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Why Does Science Like Print?

  • October 09, 2017

Kodak was recently asked to participate with its partner Mimeo in the creation of a report titled ‘Print’s Evolving Role in the Modern Enterprise.’ Mimeo is an award-winning print-on-demand solutions provider – and a very important Kodak customer who just recently surpassed their billionth NexPress print.

Mimeo patented their initial idea in 1998, with a vision to combine printing technology, rising Internet connectivity, and reliable logistics. By 2002, the company launched Easy Copy (which would become Mimeo in 2005), the first online document platform that allowed users to upload, build, proof & order documents from anywhere. Today, Mimeo’s model has lowered document-related costs and improved employee productivity for over 50,000 organizations in 140 countries. With a focus on the learning and development market, Mimeo’s operation spans three printing facilities in the US and Europe, with production reaching nearly 2 million digital impressions per day.

Their model is very much about how print and digital live together today – and thrive in today’s modern enterprise.

That philosophy is also reflected in how Kodak approaches technology development. Kodak's focus is on offering solutions that connect software, equipment, controllers, substrates, inks, plates, chemicals and services in ways that generate growth for printers. With Kodak solutions, printers can receive a job, and with our workflow software do the initial set-up then drive it to any number of devices, offset or digital – as well as select what type of finishing operations are needed, choose specific substrates that are optimized for the equipment, and select which plates enable the best on-press performance.

For both Kodak and Mimeo – it’s not an ‘OR’ world but rather an ‘AND’ world where the combination of digital and print provide the most comprehensive and effective solutions when working seamlessly together. Both companies are also focused on keeping print a vibrant and relevant medium into the future.

Chapter 1: Why Does Science Like Print?

Retention of Information

A recent European study sought to measure the information retention of readers after reading a hardcopy and electronic copy of a short story. The research concluded that Kindle readers performed ‘significantly’ worse than paperback readers when asked to reconstruct the story’s plot.

One of the primary drivers behind that result could have to do with ‘deep reading’ as enabled by print. Deep reading refers to a level of engagement when a reader is fully attentive to a text; it requires full attention, in contrast with the way people read content on the Internet: by quickly skimming and scrolling.

“Deep reading requires human beings to call upon and develop attentional skills, to be thoughtful and fully aware…”

Robert P. Waxler and Maureen P. Hall,‘Transforming Literacy: Changing Lives Through Reading and Writing.’

“Deep reading requires human beings to call upon and develop attentional skills, to be thoughtful and fully aware…” Robert P. Waxler and Maureen P. Hall, ‘Transforming Literacy: Changing Lives Through Reading and Writing.’

strenuous to read something in print. T.J. Raphael of Public Radio International explains, “Neuroscience, in fact has revealed that humans use different parts of the brain when reading from a piece of paper or from a screen. So, the more you read on screens, the more your mind shifts toward ‘non-linear’ reading – a practice that involves things like skimming a screen or having your eyes dart around a web page.”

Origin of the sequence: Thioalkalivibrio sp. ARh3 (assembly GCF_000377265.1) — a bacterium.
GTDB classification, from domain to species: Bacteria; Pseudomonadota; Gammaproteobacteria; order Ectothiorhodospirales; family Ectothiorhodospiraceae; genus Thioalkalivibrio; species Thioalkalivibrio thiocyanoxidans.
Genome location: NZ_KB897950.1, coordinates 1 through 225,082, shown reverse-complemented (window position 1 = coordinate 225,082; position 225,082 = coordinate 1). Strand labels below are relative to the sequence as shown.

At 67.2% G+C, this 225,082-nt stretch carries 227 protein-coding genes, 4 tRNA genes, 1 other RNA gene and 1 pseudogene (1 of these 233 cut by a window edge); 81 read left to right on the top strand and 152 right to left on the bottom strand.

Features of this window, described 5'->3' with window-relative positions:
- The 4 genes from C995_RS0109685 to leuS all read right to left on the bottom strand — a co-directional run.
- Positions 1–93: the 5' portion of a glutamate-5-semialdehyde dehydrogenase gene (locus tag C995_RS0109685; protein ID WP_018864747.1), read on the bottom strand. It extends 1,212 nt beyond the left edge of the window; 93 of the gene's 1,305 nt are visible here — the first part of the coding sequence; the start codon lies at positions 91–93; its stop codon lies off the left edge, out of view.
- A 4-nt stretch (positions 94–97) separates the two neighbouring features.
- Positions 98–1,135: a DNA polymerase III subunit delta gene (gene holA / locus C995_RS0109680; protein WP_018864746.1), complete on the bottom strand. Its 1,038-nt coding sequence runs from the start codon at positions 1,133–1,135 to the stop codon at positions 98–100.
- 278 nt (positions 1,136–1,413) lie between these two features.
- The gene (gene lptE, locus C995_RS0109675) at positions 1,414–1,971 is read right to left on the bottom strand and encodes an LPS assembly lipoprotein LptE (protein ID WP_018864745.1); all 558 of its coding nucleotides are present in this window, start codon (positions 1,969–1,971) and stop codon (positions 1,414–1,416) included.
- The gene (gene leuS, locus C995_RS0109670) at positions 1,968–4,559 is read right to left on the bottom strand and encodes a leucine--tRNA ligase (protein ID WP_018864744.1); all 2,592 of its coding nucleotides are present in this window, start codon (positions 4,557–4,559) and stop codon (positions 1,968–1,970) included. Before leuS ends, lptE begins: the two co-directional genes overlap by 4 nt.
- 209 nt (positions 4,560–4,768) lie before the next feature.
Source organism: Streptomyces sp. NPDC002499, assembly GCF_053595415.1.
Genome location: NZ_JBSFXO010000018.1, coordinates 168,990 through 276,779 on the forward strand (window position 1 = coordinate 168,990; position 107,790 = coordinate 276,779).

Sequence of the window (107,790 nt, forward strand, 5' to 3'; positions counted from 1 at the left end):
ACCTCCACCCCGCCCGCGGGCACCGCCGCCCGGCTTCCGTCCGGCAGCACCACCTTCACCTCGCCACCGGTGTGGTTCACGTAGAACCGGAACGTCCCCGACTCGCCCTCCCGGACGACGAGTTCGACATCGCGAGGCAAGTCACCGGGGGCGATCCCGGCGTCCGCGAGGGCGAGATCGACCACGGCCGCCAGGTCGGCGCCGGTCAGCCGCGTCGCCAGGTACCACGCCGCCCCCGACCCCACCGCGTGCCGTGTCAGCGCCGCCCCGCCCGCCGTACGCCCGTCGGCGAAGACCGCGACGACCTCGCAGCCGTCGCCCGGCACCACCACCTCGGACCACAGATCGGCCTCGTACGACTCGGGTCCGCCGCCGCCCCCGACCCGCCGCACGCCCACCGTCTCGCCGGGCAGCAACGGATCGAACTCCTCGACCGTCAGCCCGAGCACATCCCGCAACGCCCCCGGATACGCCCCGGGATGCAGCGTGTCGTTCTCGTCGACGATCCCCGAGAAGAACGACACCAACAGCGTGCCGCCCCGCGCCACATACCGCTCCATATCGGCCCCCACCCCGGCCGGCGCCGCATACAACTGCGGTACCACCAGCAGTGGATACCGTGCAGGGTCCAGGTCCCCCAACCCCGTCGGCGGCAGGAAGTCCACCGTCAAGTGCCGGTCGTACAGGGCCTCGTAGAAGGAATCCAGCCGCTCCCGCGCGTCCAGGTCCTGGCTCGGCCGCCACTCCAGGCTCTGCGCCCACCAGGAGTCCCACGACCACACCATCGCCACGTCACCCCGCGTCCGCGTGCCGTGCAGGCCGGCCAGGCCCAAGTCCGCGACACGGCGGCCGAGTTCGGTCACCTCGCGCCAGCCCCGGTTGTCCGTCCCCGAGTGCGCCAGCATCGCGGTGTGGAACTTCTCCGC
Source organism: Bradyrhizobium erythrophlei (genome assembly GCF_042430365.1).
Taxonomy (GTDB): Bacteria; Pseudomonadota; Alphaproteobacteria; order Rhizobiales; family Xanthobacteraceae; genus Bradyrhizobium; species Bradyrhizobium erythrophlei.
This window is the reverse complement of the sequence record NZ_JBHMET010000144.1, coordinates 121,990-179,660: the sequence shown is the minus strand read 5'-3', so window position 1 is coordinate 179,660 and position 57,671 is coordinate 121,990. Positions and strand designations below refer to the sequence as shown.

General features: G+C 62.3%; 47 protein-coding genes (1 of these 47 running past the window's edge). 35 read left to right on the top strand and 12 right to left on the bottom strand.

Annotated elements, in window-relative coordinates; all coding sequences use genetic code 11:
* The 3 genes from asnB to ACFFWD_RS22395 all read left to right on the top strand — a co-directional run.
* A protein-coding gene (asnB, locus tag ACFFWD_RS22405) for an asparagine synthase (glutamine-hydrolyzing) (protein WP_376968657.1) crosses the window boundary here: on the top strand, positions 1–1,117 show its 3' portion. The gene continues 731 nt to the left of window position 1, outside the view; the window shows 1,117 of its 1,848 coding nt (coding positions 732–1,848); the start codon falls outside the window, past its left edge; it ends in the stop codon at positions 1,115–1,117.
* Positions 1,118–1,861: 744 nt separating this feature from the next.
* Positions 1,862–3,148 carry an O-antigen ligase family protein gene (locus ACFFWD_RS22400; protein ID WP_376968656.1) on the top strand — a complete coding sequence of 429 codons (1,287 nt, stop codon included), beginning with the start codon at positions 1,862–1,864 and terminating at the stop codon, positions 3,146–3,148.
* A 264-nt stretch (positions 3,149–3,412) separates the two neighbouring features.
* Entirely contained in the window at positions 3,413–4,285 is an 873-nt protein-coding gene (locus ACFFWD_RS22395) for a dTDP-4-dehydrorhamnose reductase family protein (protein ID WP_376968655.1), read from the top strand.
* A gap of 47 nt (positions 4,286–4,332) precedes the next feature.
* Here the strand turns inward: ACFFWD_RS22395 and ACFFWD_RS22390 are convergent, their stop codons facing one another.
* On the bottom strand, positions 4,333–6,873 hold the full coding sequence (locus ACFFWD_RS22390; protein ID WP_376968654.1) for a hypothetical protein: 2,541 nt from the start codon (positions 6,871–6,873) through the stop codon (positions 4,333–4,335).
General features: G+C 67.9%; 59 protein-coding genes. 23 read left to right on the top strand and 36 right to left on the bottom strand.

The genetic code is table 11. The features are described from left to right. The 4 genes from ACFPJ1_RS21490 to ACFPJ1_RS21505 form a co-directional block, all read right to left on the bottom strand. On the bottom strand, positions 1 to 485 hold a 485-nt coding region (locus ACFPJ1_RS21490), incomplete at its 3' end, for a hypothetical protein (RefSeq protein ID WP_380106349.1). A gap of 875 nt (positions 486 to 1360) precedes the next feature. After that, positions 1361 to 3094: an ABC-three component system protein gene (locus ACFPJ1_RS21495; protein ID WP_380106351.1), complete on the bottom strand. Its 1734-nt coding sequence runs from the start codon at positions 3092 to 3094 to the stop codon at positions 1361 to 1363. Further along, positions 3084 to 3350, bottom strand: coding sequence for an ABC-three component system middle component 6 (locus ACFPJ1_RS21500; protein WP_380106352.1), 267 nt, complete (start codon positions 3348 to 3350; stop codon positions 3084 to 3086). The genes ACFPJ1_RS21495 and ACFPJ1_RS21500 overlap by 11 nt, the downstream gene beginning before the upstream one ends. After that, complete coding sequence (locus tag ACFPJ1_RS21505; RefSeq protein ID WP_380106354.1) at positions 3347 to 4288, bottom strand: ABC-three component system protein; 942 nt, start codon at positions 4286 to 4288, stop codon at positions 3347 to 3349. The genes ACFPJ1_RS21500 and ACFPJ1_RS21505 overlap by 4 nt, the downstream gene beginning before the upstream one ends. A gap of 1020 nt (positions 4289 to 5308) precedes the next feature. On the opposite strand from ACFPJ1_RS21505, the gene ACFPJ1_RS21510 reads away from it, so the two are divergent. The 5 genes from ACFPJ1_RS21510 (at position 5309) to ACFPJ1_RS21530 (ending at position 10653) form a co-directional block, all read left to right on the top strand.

Print and Neuromarketing

In a recent study developed by the Canadian neuromarketing firm TrueImpact, the effects of paper marketing were compared against that of digital media. The study concluded that printed marketing materials were easier to process mentally and were better for brand recall. More specifically:

Print marketing (in this study specifically, direct mail) requires 21 percent less cognitive effort to process than digital media

Brand recall was 70 percent higher in participants exposed to direct mail

Reward and Reinforcement

Print and digital mediums are shown to activate different areas of the brain. Temple University’s study, ‘Print vs. Digital: Another Emotional Win for Paper’ compared 3D images of the participants’ brain activity. These brain scans showed that paper advertising activated the ventral striatum area of the brain more than digital media. The ventral striatum is an area of the human brain strongly associated with reward and reinforcement.

Digital Fatigue

Computer Vision Syndrome, also referred to as Digital Eye Strain, is an increasingly prevalent group of eye and vision-related problems that result from too much time in front of digital devices. The American Optometric Association explains one of its primary causes: “Viewing a computer or digital screen is different than reading a printed page. Often the letters on the computer or handheld device are not as precise or sharply defined, the level of contrast of the letters to the background is reduced, and the presence of glare and reflections on the screen may make viewing difficult.”

In sum, science tells us that print more closely affiliates with how our brain, neuro system and vision works, which keeps the print experience differentiated and value-creating. As such, print remains a critical element of the overall mix for many different segments and markets, working together with digital in today’s ‘AND’ world, to offer the best of both technologies and drive the highest rates of return.

Read more about ‘Print’s Evolving Role in the Modern Enterprise’ how Kodak’s NexPress technology enables business models such as Mimeo’s with its complete offering of digital print solutions.

Read the report:
Digital version
Print version

Chapter 2: Multiple Generations Under One Roof
Chapter 3: Print for Good